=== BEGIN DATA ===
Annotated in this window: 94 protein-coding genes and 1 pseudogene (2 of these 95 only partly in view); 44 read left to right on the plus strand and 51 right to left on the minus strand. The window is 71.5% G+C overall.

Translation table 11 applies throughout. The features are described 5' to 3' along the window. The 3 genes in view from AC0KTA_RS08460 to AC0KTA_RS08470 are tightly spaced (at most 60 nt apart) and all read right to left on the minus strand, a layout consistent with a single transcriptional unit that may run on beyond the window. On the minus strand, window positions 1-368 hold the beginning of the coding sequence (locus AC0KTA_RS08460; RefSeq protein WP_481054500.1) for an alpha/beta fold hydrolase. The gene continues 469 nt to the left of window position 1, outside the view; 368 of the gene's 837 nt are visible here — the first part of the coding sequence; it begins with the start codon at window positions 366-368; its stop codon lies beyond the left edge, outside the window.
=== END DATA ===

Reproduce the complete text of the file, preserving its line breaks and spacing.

Annotated in this window: 94 protein-coding genes and 1 pseudogene (2 of these 95 only partly in view); 44 read left to right on the plus strand and 51 right to left on the minus strand. The window is 71.5% G+C overall.

Translation table 11 applies throughout. The features are described 5' to 3' along the window. The 3 genes in view from AC0KTA_RS08460 to AC0KTA_RS08470 are tightly spaced (at most 60 nt apart) and all read right to left on the minus strand, a layout consistent with a single transcriptional unit that may run on beyond the window. On the minus strand, window positions 1-368 hold the beginning of the coding sequence (locus AC0KTA_RS08460; RefSeq protein WP_481054500.1) for an alpha/beta fold hydrolase. The gene continues 469 nt to the left of window position 1, outside the view; 368 of the gene's 837 nt are visible here — the first part of the coding sequence; it begins with the start codon at window positions 366-368; its stop codon lies beyond the left edge, outside the window.